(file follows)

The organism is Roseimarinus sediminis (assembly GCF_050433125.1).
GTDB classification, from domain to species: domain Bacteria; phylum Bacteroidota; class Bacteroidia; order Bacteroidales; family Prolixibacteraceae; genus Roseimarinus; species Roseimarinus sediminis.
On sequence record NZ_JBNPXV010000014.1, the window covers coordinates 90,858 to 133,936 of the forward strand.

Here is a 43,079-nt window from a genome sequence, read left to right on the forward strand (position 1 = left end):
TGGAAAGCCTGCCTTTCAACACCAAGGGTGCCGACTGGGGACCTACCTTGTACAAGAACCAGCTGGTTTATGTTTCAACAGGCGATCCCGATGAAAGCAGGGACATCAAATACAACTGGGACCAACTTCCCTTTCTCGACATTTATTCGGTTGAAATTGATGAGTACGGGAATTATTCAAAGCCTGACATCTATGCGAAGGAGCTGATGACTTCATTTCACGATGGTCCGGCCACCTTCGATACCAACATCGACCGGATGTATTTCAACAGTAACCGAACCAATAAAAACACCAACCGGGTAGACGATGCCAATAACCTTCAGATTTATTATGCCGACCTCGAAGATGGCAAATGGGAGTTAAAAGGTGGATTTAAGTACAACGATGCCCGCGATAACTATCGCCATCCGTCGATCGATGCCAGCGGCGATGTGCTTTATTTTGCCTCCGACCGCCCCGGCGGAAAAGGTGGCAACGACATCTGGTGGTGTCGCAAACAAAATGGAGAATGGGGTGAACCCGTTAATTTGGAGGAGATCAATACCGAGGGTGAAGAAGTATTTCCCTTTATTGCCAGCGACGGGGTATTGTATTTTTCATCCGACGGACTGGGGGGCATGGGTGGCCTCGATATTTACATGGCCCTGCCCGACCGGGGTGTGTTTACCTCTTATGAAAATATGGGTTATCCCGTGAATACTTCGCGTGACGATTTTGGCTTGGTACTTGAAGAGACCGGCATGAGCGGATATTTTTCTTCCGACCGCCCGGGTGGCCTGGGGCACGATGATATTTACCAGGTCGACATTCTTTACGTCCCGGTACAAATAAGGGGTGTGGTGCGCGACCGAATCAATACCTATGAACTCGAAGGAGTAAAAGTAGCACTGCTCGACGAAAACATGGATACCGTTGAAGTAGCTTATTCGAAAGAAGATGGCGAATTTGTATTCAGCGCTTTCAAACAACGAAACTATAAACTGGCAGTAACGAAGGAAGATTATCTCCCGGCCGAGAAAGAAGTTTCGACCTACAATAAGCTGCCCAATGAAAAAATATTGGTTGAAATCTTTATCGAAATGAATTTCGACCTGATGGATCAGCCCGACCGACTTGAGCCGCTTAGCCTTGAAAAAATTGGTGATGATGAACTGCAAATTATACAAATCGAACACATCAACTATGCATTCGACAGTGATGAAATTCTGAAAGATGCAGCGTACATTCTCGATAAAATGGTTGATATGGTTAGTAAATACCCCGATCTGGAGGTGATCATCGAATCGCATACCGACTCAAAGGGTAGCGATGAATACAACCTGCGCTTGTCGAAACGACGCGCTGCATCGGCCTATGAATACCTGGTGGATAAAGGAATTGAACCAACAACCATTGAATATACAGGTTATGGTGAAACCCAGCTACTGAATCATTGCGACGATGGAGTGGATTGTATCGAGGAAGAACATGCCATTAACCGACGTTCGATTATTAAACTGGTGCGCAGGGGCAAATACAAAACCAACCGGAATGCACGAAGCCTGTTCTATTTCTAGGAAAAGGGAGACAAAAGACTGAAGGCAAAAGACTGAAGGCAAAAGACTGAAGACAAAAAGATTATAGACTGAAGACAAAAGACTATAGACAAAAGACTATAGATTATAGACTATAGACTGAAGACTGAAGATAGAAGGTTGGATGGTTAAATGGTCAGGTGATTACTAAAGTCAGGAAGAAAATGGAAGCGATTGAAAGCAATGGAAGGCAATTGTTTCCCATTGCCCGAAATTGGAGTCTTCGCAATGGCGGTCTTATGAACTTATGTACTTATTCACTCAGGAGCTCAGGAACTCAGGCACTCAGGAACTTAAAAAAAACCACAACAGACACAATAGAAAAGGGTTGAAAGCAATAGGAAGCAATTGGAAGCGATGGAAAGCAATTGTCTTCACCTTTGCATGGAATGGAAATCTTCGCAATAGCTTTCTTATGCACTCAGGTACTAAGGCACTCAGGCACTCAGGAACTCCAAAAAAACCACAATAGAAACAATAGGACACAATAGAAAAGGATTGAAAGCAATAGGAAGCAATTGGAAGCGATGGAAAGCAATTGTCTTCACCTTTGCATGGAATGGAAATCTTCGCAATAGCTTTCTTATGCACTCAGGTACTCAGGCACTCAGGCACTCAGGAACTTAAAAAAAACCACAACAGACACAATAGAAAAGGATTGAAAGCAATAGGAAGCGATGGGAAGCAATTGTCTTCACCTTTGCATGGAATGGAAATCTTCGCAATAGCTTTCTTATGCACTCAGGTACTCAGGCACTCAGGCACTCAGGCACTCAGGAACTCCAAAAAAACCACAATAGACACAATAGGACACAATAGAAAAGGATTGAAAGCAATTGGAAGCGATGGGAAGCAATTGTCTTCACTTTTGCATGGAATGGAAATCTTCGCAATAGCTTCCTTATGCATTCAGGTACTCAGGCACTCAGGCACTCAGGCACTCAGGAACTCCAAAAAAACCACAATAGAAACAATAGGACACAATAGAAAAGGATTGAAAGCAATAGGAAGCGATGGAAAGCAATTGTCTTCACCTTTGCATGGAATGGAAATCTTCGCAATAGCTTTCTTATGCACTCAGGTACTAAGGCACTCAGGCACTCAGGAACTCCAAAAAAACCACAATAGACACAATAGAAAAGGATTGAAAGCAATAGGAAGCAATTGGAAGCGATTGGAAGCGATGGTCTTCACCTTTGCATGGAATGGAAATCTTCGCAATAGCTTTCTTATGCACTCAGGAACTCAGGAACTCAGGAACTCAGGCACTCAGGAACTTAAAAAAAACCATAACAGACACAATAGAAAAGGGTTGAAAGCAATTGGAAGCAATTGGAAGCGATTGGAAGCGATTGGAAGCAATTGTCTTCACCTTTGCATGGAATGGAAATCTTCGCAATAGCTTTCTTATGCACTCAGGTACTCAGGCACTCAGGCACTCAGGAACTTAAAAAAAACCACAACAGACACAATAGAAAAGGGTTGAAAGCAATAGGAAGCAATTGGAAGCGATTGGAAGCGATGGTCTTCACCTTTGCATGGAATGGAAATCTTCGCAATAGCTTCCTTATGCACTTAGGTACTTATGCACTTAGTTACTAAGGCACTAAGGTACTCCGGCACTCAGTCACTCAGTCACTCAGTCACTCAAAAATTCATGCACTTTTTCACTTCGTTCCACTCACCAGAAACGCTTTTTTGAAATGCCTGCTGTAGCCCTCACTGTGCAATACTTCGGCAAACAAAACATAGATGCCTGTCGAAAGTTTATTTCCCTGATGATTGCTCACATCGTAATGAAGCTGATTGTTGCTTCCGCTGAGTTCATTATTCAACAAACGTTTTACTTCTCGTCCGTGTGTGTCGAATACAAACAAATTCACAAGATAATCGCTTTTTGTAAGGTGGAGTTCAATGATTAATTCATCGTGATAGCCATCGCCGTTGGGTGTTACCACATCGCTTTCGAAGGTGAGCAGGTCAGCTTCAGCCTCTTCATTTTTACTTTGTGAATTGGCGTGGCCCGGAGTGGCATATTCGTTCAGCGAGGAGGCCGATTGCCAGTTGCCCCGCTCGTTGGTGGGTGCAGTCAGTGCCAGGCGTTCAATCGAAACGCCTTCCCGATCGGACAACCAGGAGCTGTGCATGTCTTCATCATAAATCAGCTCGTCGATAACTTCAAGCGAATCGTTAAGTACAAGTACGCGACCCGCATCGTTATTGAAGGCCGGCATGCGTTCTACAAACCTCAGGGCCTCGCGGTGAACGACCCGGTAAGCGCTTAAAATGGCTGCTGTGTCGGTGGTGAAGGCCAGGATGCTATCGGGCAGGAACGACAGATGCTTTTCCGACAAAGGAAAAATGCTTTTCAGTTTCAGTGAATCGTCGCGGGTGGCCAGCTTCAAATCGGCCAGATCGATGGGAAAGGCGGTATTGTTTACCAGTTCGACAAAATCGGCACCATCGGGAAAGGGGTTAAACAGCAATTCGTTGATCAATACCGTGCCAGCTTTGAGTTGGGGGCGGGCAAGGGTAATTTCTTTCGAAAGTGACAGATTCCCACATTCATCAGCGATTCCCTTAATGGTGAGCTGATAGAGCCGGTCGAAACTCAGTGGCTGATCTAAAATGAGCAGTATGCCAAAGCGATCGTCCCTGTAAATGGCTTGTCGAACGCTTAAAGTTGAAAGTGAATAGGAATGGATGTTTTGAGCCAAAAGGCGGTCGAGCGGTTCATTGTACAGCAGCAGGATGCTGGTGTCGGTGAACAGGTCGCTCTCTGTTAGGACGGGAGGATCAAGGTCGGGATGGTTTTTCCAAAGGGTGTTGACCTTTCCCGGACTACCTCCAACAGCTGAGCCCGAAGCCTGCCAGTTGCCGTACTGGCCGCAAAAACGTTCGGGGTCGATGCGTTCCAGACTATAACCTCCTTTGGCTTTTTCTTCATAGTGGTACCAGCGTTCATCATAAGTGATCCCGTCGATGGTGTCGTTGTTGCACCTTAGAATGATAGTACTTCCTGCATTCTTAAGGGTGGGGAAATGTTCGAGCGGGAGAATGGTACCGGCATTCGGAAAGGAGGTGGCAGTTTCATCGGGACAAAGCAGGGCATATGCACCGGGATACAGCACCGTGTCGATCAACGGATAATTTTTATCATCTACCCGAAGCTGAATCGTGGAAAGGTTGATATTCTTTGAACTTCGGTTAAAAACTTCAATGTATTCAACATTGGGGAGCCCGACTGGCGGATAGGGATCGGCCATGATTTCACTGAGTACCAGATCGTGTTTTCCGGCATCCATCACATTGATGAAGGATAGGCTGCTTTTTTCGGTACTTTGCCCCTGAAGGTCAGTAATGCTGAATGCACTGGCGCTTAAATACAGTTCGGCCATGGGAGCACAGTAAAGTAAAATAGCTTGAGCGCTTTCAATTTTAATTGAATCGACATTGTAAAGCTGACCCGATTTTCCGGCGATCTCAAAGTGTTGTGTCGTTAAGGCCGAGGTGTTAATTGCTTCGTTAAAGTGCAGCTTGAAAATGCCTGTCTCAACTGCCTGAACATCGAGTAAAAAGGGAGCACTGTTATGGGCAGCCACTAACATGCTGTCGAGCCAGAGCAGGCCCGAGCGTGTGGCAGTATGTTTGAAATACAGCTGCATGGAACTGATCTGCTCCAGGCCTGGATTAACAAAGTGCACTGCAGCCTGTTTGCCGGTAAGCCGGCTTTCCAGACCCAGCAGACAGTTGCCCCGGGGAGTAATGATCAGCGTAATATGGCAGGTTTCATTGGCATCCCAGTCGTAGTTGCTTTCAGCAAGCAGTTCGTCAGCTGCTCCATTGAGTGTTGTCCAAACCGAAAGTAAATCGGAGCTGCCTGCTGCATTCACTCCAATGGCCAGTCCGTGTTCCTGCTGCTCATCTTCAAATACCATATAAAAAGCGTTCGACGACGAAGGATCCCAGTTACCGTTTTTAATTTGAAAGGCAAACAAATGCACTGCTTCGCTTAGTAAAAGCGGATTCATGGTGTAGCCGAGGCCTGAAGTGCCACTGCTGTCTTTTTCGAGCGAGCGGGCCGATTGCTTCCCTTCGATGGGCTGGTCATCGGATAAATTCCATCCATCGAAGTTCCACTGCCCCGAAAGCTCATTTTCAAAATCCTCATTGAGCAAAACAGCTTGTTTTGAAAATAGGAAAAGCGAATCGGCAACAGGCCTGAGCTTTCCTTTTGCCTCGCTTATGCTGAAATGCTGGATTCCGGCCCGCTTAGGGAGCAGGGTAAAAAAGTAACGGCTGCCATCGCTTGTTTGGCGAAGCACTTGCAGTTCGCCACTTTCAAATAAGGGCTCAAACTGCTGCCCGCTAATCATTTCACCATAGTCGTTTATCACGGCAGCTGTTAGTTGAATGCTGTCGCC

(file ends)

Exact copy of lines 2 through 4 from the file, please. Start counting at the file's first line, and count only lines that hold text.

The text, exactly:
GTDB classification, from domain to species: domain Bacteria; phylum Bacteroidota; class Bacteroidia; order Bacteroidales; family Prolixibacteraceae; genus Roseimarinus; species Roseimarinus sediminis.
On sequence record NZ_JBNPXV010000014.1, the window covers coordinates 90,858 to 133,936 of the forward strand.

Here is a 43,079-nt window from a genome sequence, read left to right on the forward strand (position 1 = left end):